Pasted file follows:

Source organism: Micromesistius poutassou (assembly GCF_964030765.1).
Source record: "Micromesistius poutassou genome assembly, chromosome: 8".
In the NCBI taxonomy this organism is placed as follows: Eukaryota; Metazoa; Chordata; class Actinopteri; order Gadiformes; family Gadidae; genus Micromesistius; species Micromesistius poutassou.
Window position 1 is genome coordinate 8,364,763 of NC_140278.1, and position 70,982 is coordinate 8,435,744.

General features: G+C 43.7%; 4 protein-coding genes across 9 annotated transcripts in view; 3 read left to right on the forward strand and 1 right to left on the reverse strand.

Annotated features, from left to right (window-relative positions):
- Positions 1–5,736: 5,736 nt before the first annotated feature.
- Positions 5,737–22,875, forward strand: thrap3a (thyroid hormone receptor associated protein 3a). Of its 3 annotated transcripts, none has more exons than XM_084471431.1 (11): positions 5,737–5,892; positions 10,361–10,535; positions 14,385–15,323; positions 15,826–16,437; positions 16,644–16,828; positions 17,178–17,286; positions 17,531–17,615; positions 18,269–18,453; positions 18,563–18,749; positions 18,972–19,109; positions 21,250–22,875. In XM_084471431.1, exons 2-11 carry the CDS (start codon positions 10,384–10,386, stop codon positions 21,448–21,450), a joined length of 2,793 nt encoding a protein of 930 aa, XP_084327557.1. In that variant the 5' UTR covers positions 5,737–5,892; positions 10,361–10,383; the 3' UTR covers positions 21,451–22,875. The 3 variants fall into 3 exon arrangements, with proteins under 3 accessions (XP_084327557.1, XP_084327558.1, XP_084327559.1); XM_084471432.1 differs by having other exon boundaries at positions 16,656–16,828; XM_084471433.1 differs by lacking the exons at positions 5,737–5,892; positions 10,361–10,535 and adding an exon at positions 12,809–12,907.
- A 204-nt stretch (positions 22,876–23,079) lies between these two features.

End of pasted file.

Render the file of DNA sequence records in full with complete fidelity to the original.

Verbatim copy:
Source organism: Micromesistius poutassou (assembly GCF_964030765.1).
Source record: "Micromesistius poutassou genome assembly, chromosome: 8".
In the NCBI taxonomy this organism is placed as follows: Eukaryota; Metazoa; Chordata; class Actinopteri; order Gadiformes; family Gadidae; genus Micromesistius; species Micromesistius poutassou.
Window position 1 is genome coordinate 8,364,763 of NC_140278.1, and position 70,982 is coordinate 8,435,744.

General features: G+C 43.7%; 4 protein-coding genes across 9 annotated transcripts in view; 3 read left to right on the forward strand and 1 right to left on the reverse strand.

Annotated features, from left to right (window-relative positions):
- Positions 1–5,736: 5,736 nt before the first annotated feature.
- Positions 5,737–22,875, forward strand: thrap3a (thyroid hormone receptor associated protein 3a). Of its 3 annotated transcripts, none has more exons than XM_084471431.1 (11): positions 5,737–5,892; positions 10,361–10,535; positions 14,385–15,323; positions 15,826–16,437; positions 16,644–16,828; positions 17,178–17,286; positions 17,531–17,615; positions 18,269–18,453; positions 18,563–18,749; positions 18,972–19,109; positions 21,250–22,875. In XM_084471431.1, exons 2-11 carry the CDS (start codon positions 10,384–10,386, stop codon positions 21,448–21,450), a joined length of 2,793 nt encoding a protein of 930 aa, XP_084327557.1. In that variant the 5' UTR covers positions 5,737–5,892; positions 10,361–10,383; the 3' UTR covers positions 21,451–22,875. The 3 variants fall into 3 exon arrangements, with proteins under 3 accessions (XP_084327557.1, XP_084327558.1, XP_084327559.1); XM_084471432.1 differs by having other exon boundaries at positions 16,656–16,828; XM_084471433.1 differs by lacking the exons at positions 5,737–5,892; positions 10,361–10,535 and adding an exon at positions 12,809–12,907.
- A 204-nt stretch (positions 22,876–23,079) lies between these two features.